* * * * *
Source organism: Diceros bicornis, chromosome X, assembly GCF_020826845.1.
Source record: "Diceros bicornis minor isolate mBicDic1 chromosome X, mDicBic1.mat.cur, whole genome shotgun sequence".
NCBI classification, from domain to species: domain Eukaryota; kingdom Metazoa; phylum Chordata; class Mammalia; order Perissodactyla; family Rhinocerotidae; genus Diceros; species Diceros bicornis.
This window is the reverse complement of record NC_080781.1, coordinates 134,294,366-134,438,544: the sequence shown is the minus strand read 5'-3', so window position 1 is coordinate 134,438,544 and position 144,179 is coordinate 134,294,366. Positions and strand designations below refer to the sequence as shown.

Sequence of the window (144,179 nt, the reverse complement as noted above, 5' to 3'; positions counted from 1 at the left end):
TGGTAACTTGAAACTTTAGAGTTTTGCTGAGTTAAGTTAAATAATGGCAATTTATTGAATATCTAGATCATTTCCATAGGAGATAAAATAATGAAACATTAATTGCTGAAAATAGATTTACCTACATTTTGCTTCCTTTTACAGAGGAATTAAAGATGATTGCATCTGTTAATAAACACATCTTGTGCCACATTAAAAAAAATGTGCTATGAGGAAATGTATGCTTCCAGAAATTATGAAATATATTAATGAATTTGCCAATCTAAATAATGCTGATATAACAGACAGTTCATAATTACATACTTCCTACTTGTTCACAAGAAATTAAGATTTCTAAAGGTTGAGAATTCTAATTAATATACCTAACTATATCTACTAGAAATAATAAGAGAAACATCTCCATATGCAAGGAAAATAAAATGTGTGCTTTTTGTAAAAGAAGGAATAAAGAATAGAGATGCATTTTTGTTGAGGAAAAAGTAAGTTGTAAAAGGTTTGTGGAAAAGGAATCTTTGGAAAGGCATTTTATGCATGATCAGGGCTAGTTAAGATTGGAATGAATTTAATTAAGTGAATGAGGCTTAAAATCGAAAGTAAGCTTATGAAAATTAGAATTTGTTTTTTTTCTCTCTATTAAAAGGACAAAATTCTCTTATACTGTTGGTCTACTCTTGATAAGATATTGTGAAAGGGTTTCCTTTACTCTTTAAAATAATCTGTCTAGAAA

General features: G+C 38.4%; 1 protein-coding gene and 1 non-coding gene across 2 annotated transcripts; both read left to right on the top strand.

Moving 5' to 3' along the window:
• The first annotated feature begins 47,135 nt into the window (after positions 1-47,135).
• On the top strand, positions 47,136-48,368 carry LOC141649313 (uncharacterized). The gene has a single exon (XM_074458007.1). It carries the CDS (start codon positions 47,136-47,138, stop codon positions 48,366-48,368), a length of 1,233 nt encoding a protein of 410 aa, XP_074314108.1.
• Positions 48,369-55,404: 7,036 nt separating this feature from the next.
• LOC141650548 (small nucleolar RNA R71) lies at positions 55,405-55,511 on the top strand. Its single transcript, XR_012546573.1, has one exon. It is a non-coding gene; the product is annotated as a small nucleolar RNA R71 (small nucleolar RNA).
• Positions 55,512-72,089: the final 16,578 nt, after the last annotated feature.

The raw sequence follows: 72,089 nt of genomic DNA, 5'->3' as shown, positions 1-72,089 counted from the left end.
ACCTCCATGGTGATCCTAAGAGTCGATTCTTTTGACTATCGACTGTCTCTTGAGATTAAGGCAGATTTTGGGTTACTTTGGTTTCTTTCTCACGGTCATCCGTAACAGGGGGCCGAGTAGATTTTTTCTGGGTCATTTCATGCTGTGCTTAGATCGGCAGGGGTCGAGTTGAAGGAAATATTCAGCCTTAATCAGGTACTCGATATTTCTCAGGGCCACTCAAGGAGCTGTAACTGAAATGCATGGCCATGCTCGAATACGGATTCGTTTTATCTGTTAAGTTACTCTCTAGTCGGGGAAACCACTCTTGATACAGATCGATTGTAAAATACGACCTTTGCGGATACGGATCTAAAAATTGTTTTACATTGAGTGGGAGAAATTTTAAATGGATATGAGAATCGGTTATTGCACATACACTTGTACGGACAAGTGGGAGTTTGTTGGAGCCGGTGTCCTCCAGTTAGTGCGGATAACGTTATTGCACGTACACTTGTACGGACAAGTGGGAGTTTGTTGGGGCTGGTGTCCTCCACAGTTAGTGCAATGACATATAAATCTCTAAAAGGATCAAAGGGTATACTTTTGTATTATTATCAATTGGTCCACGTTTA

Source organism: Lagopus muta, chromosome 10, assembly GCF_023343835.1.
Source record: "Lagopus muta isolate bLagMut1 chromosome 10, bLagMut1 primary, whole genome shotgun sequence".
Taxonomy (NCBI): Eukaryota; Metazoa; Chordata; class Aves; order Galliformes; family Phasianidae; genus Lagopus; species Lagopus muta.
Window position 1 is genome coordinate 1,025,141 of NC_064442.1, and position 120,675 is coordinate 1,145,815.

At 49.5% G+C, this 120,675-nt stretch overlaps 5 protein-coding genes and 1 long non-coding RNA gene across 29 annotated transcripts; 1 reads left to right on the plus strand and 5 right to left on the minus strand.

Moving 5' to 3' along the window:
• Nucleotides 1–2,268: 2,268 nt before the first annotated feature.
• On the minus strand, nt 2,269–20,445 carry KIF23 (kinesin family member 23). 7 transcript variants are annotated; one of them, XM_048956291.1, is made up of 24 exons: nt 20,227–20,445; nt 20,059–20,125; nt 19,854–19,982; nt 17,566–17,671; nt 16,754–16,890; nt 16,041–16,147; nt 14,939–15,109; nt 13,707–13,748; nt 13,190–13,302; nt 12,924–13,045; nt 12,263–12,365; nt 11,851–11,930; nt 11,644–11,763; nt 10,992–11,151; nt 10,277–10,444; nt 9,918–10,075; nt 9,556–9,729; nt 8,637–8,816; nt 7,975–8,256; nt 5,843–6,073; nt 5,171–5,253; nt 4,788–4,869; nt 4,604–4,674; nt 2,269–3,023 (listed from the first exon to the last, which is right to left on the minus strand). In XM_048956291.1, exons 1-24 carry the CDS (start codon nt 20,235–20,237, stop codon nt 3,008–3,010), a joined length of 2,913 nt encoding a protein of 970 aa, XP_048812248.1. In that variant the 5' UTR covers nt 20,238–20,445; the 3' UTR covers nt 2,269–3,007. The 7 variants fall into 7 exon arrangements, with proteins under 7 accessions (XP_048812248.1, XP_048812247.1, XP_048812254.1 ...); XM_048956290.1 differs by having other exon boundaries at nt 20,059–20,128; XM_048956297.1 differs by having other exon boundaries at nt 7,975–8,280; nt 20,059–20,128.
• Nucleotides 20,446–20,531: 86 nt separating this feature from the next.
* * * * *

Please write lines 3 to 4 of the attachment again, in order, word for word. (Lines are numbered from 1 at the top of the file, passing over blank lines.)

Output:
NCBI classification, from domain to species: domain Eukaryota; kingdom Metazoa; phylum Chordata; class Mammalia; order Perissodactyla; family Rhinocerotidae; genus Diceros; species Diceros bicornis.
This window is the reverse complement of record NC_080781.1, coordinates 134,294,366-134,438,544: the sequence shown is the minus strand read 5'-3', so window position 1 is coordinate 134,438,544 and position 144,179 is coordinate 134,294,366. Positions and strand designations below refer to the sequence as shown.